2. Aircraft according to claim 1 characterized in that the swept-back airfoils (2) and the swept-forward airfoils (3) have sweep angles such that provide a horizontal separation between said swept-back airfoils (2) and swept-forward airfoils (3), this separation reducing the compressible drag in the aircraft flight at high speeds due to the aerodynamic interaction of the airfoils (2, 3).
  3. Aircraft according to any of claims 1-2 characterized in that the horizontal stagger of the swept-back airfoils (2) and swept-forward airfoils (3) provides sufficient longitudinal stability and control to the aircraft without the need of a horizontal stabilizer.
  4. Aircraft according to any of the preceding claims characterized in that the center of lift of the swept-back airfoils (2) is located forward of the center of gravity of the aircraft, the center of lift of the swept-forward airfoils (3) being located behind the center of gravity of the aircraft, this configuration helping to provide static stability to the aircraft.
  5. Aircraft according to any of the preceding claims characterized in that the propulsion system (5) is located on the upper side of the swept-forward airfoils (3), in such a way that the noise radiated downwards by the exhaust gases of the propulsion system (5) intercepts the said swept-forward airfoils (3), which act as noise shields reducing the perceived noise the ground during the aircraft flight.
  6. Aircraft according to claim 5 characterized in that the noise radiated by the exhaust gases of the propulsion system (5) and emitted downwards at an angle (20) comprised between 30° and 70°, this angle (20) being measured from the axis of symmetry of the exhaust jet (12), intersects the upper side of the swept-forward airfoils (3) which thereby act as noise shields.
  7. Aircraft according to any of the preceding claims, characterized in that the propulsion system (5) comprises at least two engines (5) of the turbojet, turbofan, turboprop or unducted fan type.
  8. Aircraft according to any of the preceding claims, characterized in that the swept-back airfoils (2) comprise control surfaces (10) located at the inboard portion of said swept-back airfoils (2) and adjacent to the fuselage (1), such that these control surfaces (10) are able to deflect downwards in order to produce a pitch-up moment during the take-off run to assist the aircraft rotation for lift-off.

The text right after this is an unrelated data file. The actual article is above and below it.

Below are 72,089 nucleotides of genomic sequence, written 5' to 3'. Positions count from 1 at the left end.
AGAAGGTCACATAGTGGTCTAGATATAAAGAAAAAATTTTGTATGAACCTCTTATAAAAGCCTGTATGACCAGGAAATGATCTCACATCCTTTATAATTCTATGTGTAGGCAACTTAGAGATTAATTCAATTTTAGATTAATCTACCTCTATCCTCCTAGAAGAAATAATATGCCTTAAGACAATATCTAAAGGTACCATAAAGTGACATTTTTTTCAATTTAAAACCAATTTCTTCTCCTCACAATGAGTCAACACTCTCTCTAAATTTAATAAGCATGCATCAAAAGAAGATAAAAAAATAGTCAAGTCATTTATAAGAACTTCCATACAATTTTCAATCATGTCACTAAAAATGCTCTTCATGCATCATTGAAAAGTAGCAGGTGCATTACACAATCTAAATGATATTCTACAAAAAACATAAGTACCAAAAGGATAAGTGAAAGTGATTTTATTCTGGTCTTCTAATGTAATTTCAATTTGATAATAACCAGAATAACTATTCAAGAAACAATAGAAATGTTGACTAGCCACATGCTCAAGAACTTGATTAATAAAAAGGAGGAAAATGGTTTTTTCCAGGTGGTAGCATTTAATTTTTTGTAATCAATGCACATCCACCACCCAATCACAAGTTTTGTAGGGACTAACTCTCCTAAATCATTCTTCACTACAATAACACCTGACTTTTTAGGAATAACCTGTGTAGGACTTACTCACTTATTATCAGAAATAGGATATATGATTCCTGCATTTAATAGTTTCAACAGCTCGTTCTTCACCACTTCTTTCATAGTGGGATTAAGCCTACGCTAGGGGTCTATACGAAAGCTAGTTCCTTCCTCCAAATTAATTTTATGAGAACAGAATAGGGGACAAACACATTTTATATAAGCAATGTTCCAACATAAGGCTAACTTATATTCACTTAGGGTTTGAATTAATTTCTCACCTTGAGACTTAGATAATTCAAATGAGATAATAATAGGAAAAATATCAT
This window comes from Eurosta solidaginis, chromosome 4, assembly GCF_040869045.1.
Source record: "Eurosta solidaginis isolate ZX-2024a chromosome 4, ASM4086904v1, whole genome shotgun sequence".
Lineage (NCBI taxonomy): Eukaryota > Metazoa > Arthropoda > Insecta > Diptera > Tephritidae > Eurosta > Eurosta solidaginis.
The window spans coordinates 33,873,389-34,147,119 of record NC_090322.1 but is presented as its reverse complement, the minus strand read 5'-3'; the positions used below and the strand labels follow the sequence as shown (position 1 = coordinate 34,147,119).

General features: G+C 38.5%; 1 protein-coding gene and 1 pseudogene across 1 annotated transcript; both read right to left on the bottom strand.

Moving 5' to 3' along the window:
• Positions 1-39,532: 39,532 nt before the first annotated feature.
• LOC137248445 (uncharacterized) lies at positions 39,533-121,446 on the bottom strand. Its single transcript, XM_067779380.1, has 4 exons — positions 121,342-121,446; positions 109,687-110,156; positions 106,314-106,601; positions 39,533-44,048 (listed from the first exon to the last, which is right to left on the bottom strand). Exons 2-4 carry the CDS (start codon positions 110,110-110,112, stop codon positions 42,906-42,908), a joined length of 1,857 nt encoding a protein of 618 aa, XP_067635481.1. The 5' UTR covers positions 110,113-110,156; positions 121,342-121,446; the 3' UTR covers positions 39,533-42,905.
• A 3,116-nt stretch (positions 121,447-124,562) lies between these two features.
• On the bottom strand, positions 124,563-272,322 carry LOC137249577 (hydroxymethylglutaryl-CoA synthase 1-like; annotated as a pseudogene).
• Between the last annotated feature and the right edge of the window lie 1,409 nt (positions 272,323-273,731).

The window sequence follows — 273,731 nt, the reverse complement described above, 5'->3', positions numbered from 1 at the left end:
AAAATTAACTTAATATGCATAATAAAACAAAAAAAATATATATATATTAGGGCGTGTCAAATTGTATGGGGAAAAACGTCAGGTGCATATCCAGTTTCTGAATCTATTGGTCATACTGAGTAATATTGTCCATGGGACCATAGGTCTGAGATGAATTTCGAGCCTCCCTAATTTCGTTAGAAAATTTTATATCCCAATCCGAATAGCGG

9. Aircraft according to any of the preceding claims, characterized in that the swept-forward airfoils (3) comprise control surfaces (9) located at the inboard portion of the swept-forward airfoils (3) adjacent to the fuselage (1), these control surfaces (9) being able to deflect upwards in order to produce a pitch-up moment during the take-off run to assist the aircraft rotation for lift-off.
  10. Aircraft according to any of the preceding claims, characterized in that the the swept-forward airfoils (3) provide aerodynamic forces in the upwards direction during the cruise portion of the flight of the aircraft.
  11. Aircraft according to any of the preceding claims, characterized in that the swept-back airfoils (2) comprise trailing edge control surfaces (8) that provide roll control to the aircraft.
  12. Aircraft according to any of the preceding claims, characterized in that it also comprises a retractable passenger staircase (16) located at the rear lower portion of the fuselage (1) to allow access to the interior of the aircraft without the aid of ground equipment.
  13. Aircraft according to any of claims 4-12, characterized in that it also comprises a pair of airfoils (14) connected to the rear portion of the fuselage (1), the said airfoils (14) providing additional static longitudinal stability and also longitudinal control to the aircraft by being able to rotate around an axis perpendicular to the plane of symmetry of the said aircraft.
  14. Aircraft according to any of claims 4-13, characterized in that it also comprises a pair of airfoils (15) connected to the forward portion of the fuselage (1), the said airfoils (15) providing additional static longitudinal stability and also longitudinal control to the aircraft by being able to rotate around an axis perpendicular to the plane of symmetry of the said aircraft.
EP10733016.9A 2009-04-07 2010-04-07 Aircraft having a lambda-box wing configuration Active EP2418148B1 (en)

Priority Applications (2)

Application Number Priority Date Filing Date Title
ES200900951A ES2377637B1 (en) 2009-04-07 2009-04-07 Plane with alar configuration in lambda box.
PCT/ES2010/070215 WO2010116018A2 (en) 2009-04-07 2010-04-07 Aircraft having a lambda-box wing configuration

Publications (2)

Publication Number Publication Date
EP2418148A2 EP2418148A2 (en) 2012-02-15
EP2418148B1 true EP2418148B1 (en) 2015-08-12

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CN102458988B (en) 2016-01-13
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WO2010116018A3 (en) 2010-12-23
WO2010116018A2 (en) 2010-10-14
RU2531537C2 (en) 2014-10-20
RU2011144833A (en) 2013-05-20
BRPI1015954A2 (en) 2016-04-26
CN102458988A (en) 2012-05-16
CA2758220A1 (en) 2010-10-14
ITMI20130088U1 (en) 2013-06-12
EP2418148A2 (en) 2012-02-15
CA2758220C (en) 2016-02-09
ES2377637B1 (en) 2013-02-28
US8186617B2 (en) 2012-05-29